Well, you know, it's so important that when we, especially as we think about administration, in higher education, a lot of the agenda is driven by KPIs, key performance indicators, and those key performance indicators as we think about a dashboard, are numbers right? And it's so important to remember that those numbers are lives. And what we do impacts not only just that life, but the life of those within that household. And potentially the bloodline as a whole as we think about first generation students, as we think about just the various populations that our institutions serve. And so Student Affairs as a whole really was that qualitative to the quantitative, it really was that relationship, it was the person behind the number and really grasping out to to have connection with those students outside of the classroom. So now with a deeper appreciation of what's happening inside the classroom, they get to inform holistically to advance an institution as a whole.

Eric
I love it, I love it. I love a student affairs sort of viewpoint and focus, you know, sort of at the leadership level, because it gives you just a different lens, you know, nothing wrong with coming from sort of the typical academic background and that sense, you know, as you know, faculty and whatnot, but I think it just is a different perspective. Speaking of that perspective, we've known each other for quite a while now, since we were little kids practically in sort of the higher ed space. But I just, you know, I've seen your career. It's like a rocket ship, man, you've really you kind of ascended through the ranks in many ways. You've had a lot of different opportunities. But you know, at Aurora at CCA now, what's your next six months to a year look like in terms of that sort of high level thinking and high level plans?

Mordecai
You know, one of the things that caused for me to fall in love with CCA was its vision and the vision being to aspire to be a college where every student succeeds. I think about the responsibility that we have as educators. We are the catalysts for change from a societal standpoint, as we think about social mobility, economic mobility, we're in for the next six months to a year, really delving into our institutional mission, really delving into our strategic plan, really building relationships with our faculty and staff, our students, and really looking at what is it that's going to take us to the next level? We're a very young institution, Eric, we're 38 years old. So it's amazing, you know, and I'm just...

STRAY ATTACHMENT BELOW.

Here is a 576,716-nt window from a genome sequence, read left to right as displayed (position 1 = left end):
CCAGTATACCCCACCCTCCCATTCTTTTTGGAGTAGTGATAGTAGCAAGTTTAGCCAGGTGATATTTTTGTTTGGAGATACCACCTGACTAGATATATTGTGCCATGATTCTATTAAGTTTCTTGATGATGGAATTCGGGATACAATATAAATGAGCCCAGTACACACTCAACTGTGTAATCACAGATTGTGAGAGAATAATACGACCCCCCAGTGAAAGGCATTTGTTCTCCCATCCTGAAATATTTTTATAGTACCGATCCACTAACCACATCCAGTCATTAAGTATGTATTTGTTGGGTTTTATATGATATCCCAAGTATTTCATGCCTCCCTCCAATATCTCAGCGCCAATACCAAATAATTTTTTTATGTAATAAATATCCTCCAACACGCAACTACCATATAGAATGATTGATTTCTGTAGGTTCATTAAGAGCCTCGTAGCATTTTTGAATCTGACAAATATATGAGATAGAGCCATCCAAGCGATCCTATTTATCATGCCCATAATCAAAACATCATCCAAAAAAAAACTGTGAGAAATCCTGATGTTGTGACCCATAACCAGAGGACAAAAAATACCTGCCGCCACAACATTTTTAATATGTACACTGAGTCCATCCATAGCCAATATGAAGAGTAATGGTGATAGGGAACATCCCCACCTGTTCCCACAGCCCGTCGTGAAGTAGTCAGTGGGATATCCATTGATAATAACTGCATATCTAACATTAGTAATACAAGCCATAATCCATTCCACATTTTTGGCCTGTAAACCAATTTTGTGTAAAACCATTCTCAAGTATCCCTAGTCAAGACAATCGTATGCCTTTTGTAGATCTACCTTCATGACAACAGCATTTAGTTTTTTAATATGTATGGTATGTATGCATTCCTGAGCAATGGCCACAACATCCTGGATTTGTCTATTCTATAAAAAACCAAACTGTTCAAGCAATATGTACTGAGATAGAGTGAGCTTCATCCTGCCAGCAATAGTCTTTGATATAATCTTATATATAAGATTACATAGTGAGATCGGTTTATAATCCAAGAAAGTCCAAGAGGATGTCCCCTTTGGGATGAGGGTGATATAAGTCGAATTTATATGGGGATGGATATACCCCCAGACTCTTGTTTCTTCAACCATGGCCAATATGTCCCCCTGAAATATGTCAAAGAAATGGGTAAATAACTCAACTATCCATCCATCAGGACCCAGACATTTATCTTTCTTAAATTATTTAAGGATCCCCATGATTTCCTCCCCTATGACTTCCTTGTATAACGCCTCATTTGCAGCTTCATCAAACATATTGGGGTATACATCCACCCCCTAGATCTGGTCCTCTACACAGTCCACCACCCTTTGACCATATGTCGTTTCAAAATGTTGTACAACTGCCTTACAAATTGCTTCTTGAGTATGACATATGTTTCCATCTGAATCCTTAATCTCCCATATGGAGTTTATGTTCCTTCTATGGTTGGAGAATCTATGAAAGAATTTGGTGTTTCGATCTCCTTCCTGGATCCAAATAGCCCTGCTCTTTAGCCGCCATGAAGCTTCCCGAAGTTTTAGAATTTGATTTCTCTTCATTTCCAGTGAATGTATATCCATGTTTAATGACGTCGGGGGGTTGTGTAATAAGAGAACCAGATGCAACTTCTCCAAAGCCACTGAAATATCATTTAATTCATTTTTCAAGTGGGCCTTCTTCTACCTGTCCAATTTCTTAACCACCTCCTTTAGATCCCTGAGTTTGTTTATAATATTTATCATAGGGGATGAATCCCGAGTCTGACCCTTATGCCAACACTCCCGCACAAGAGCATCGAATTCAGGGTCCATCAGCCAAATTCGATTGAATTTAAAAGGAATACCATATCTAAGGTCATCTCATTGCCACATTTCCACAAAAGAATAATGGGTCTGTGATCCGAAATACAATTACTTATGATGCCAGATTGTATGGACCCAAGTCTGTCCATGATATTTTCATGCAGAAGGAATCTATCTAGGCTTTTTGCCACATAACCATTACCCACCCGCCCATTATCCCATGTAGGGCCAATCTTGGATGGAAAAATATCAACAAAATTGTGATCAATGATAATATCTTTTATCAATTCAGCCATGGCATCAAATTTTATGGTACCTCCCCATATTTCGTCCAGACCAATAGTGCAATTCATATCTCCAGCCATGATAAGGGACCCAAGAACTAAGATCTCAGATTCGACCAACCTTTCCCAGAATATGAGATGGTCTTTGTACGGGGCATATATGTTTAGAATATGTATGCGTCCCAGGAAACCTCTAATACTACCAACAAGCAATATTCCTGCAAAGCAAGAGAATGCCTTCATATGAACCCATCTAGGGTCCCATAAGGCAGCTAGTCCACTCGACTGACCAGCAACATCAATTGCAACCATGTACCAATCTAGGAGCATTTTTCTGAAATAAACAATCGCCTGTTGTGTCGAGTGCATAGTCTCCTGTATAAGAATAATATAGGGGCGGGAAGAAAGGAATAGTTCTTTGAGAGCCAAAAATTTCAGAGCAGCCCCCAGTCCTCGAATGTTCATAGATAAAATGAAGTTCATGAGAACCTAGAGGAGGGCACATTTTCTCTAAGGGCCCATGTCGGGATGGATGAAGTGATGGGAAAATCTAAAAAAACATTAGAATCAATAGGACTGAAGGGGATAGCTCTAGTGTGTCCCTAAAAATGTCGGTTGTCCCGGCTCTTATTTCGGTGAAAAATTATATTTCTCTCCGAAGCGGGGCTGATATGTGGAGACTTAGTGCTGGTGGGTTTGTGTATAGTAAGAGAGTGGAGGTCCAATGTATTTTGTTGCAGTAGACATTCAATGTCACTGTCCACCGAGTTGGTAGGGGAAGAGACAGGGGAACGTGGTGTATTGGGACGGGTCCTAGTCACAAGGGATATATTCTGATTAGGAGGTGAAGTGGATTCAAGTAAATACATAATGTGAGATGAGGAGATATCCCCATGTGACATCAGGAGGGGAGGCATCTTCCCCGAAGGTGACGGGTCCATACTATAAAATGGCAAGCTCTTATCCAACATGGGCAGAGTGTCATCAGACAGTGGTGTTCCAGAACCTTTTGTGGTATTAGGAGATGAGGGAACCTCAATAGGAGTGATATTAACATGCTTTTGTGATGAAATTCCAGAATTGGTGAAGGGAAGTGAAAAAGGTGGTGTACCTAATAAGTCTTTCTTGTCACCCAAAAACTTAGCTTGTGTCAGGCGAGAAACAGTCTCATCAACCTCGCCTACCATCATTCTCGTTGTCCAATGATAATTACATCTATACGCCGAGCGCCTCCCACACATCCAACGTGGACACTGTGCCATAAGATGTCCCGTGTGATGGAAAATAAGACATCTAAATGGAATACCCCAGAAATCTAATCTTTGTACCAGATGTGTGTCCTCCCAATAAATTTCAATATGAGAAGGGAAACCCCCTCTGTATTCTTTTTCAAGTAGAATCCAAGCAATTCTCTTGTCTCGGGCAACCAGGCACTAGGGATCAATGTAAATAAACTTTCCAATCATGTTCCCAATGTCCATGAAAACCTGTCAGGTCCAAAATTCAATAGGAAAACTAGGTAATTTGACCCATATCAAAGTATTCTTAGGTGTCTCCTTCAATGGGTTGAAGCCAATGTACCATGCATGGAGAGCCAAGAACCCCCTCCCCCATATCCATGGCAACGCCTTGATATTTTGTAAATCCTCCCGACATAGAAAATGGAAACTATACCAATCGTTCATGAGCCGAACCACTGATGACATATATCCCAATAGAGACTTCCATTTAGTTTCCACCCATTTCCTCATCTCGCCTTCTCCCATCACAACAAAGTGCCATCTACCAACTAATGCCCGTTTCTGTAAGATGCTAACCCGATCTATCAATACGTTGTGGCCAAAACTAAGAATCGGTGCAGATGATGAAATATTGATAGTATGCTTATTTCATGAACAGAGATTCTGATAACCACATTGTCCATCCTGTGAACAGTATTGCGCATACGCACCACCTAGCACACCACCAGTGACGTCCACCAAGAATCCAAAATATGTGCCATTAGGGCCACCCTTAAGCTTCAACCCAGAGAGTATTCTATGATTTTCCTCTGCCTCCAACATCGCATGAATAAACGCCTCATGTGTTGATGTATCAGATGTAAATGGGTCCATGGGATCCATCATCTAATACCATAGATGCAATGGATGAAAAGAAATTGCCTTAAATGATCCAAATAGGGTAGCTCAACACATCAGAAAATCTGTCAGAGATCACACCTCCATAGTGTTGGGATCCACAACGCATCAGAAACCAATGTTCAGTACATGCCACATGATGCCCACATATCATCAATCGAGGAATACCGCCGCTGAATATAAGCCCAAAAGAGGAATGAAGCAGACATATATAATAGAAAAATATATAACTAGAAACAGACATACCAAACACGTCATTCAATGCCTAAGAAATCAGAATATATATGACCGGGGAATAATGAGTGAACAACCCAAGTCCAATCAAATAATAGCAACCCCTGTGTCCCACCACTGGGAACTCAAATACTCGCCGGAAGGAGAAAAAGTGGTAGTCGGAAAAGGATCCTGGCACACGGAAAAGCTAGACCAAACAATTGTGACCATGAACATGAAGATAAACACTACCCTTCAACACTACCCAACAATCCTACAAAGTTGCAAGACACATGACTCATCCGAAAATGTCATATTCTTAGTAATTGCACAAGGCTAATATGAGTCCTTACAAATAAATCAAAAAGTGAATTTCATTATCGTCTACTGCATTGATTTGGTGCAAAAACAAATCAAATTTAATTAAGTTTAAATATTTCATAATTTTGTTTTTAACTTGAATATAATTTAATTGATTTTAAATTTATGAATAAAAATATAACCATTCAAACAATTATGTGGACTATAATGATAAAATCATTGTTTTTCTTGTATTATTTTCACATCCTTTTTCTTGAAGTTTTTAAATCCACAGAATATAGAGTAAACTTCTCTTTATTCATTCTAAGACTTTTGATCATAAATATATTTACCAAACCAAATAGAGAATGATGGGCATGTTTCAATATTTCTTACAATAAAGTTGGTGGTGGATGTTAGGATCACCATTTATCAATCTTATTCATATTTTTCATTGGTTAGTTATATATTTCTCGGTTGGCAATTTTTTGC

Eric
I'm older than your school...

Mordecai
Right? You know, and so many are, right? And so in thinking about this, this is like, this is this is exciting, we're vibrant. We're still finding ourselves in a lot of ways. You know, and coming from serving in an institution that was 123 years old to come to an institution, that's 38 years old. It's like, wow, now let's talk about what is the next 20 years look like for us. But now is the time to chart that path. And so I think that along with the excitement, also comes a responsibility. As we talk about educational technology, as we talk about the advancements of higher education, that an institution like us, we cannot afford to not be a part of the wave of change, innovation. And so that's part of that responsibility that I think we have before us.

Eric
Do you think there's less sort of status quo, or this is the way things have always been done? Because the institution isn't 123 years old?

Mordecai
Exactly. Right. So now now's the time to where you know, you have these conversations? Well, that's the way that we've always done it well, in comparison to the body as a whole. Well, you know, we're at our infancy in a lot of ways. So now's the time to where we can grow through the various stages and really have conversations about how do we, we learn and we evaluate, and we assess, but we really adopt excellence, and innovation, and really think about what's around the corner, because due to our youth, we have the ability, I think to pivot a whole lot quicker than some of our larger, more long standing institutions.

Eric